Every morning, as you greet the day and shake your prescribed medicine into your hand, you're trusting that they’re authentic. Worldwide, though, counterfeit medications are more common than some might think.
Studies show approximately 10-40% of medicines sold in low- and middle-income countries are counterfeit. In the United States, less than 1% of medicines sold in retail pharmacies are counterfeit.1
By that comparison, the chances of your medication being fake are small, but there's still a risk. You can make the best-informed decisions about your health, by knowing what fake medicines are, how to identify fake medicines, and how to choose a reliable pharmacy.
How To Check and Identify Fake Medicines
In a side-by-side comparison, it can be difficult to tell the difference between a counterfeit and real medication. In fact, according to Amy Callanan, a Global Intelligence Lead, Pfizer Global Security, there's only one way to be sure.
"It really takes laboratory testing to confirm 100% if a medication is authentic or counterfeit," she says. "But there are 'tells' customers can look for, which may or may not be present. It's important to know the absence of these signs doesn't mean the medication is authentic — it just means those particular tells aren’t there."
Although these indicators won't be present with every counterfeit, Callanan advises patients to be on the lookout for:
- Spelling errors. Misspellings of the product name, manufacturer, or main ingredients on medicine bottle labels or other packaging are the biggest, and some of the most noticeable, mistakes.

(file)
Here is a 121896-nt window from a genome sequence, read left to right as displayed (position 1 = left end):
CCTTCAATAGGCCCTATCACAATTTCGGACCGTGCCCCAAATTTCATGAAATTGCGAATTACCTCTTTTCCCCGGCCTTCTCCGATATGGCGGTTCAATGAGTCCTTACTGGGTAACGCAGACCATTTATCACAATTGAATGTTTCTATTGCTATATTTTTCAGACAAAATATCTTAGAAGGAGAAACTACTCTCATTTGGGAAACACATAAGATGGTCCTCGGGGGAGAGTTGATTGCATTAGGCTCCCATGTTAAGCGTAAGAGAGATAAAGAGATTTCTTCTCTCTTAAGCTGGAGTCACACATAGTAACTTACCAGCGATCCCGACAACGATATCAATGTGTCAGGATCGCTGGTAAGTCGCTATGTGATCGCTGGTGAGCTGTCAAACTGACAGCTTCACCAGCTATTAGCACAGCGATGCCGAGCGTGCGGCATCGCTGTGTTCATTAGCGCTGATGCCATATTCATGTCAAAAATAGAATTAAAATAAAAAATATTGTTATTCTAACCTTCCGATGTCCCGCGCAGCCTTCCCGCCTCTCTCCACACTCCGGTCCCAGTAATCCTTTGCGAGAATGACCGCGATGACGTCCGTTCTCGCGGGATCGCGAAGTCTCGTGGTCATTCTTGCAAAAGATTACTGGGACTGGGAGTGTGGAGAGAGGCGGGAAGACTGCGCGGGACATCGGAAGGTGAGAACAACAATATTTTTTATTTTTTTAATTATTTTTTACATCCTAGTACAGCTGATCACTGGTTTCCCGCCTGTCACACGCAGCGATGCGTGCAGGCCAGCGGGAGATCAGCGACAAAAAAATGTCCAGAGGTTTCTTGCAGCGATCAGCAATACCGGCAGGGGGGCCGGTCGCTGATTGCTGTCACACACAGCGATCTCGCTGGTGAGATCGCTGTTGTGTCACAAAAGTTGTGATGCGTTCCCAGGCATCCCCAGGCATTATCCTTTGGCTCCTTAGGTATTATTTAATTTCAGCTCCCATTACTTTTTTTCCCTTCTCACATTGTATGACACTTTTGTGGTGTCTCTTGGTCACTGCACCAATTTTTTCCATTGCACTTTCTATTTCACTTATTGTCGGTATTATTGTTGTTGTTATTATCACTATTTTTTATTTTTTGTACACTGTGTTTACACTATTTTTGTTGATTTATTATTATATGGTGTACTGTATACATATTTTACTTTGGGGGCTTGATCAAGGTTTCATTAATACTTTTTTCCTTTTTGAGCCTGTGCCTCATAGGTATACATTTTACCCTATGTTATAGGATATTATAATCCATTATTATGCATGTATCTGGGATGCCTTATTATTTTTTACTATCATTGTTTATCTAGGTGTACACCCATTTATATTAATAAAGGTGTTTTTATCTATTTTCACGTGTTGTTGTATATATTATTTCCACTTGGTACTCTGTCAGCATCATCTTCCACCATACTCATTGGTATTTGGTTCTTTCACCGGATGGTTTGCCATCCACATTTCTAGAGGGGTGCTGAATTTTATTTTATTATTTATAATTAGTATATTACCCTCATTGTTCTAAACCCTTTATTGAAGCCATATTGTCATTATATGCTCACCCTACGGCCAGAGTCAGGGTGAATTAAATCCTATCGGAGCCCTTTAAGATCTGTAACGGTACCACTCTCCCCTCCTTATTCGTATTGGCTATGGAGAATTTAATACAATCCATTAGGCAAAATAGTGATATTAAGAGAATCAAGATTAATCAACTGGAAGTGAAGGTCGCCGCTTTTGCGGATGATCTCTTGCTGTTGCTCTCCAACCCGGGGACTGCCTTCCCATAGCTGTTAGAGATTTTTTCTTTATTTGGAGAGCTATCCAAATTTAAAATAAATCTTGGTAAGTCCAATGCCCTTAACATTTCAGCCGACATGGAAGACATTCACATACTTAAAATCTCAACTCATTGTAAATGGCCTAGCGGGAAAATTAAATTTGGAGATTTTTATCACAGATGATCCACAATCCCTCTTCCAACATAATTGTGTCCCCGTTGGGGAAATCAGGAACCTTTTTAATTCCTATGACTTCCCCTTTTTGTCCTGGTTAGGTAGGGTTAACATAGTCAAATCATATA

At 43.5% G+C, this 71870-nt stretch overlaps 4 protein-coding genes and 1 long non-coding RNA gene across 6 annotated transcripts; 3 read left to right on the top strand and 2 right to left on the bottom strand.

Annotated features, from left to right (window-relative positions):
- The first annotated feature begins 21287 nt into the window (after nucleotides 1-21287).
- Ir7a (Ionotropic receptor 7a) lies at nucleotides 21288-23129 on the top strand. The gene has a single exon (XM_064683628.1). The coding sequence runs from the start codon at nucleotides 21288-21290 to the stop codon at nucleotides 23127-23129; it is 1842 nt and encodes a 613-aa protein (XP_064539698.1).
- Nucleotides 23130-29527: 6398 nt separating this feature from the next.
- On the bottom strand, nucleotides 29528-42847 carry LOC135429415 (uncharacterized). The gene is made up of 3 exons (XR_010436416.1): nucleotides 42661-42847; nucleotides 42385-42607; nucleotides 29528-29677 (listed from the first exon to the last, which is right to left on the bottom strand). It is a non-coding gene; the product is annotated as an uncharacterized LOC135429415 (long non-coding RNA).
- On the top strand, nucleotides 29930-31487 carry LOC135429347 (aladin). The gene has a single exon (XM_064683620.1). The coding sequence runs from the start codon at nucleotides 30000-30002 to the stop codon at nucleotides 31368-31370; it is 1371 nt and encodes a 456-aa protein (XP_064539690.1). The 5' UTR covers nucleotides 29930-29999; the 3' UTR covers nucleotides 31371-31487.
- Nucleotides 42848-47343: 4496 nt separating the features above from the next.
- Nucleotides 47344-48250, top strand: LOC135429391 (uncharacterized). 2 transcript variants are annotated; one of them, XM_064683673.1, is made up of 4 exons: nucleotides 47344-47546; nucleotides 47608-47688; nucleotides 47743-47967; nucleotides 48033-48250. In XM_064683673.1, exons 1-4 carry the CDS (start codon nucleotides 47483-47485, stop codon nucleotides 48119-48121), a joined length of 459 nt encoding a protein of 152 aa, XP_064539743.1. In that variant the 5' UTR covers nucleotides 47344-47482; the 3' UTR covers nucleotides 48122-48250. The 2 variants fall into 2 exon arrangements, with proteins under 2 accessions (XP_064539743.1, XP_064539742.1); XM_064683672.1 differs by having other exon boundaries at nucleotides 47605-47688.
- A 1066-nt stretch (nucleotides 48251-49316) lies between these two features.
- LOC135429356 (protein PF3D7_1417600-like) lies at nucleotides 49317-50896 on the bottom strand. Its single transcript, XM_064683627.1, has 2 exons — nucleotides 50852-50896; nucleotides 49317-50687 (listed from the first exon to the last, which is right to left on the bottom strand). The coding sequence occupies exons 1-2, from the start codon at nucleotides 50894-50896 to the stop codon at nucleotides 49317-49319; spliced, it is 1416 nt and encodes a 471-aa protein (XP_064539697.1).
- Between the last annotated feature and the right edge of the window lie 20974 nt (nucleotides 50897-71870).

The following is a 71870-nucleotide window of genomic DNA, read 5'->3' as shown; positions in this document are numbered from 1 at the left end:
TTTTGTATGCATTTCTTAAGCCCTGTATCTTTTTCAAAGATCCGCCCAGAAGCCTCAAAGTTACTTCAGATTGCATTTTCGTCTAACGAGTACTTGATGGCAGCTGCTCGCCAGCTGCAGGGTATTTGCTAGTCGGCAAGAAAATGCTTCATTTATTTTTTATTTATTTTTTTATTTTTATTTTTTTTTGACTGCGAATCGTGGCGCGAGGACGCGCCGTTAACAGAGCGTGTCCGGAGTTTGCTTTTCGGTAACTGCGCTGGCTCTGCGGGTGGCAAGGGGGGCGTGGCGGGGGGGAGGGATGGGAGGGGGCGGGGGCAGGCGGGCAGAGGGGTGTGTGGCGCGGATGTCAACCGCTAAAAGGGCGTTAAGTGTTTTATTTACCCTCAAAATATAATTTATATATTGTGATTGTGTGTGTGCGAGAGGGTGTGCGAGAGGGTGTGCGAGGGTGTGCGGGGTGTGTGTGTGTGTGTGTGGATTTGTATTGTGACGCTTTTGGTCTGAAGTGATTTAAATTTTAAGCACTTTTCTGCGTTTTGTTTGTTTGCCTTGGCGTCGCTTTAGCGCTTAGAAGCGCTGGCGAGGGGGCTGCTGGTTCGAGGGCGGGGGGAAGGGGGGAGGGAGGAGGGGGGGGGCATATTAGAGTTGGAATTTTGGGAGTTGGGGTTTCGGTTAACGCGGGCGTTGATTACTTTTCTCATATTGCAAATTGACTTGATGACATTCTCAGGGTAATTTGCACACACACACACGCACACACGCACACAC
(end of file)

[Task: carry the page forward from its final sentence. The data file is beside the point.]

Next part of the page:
- Medication appearance. Your medication could change size and shape, and any sudden differences between refills should give you pause. Call your doctor or pharmacy to confirm any changes.
- Medication quality. Legitimate pills will always have a factory-made appearance. If your tablets are cracked, have a bubbled-up coating, or are crumbly, take notice. Moldy pills or jars containing excess powder or crystals should also be considered suspicious.
- Compromised packaging. Medication that comes in the original manufacturer packaging should be sealed. If it's open, appears tampered with, or just doesn't look right, it’s worth checking with the pharmacist.
"Reputable pharmaceutical companies make a really high-quality product that's going to stand up to travel and storage," Callanan says. "As long as it hasn't undergone some horrible torture like being left on the car dashboard for three weeks in the middle of July, it should look the same at least until its expiration date."
To avoid many of these issues, make all in-person prescription purchases at a commercial pharmacy. Avoid farmers markets, flea markets, or other stores.1
Recognizing a Reliable Pharmacy
You can feel confident you're getting authentic prescriptions from your regular neighborhood pharmacy, Callanan says. The U.S. pharmaceutical supply chain has extensive safeguards to prevent the infiltration of fake medicines. Compared to the billions of prescriptions filled annually—6.3 billion in 20202 —counterfeit exceptions are few.
"The incidence of counterfeit medication here in the United States is really rare," Callanan adds. "In most developed countries, purchasing from brick-and-mortar pharmacies is generally safe. Any stories you hear about counterfeit medications become interesting and newsworthy because they are not the norm."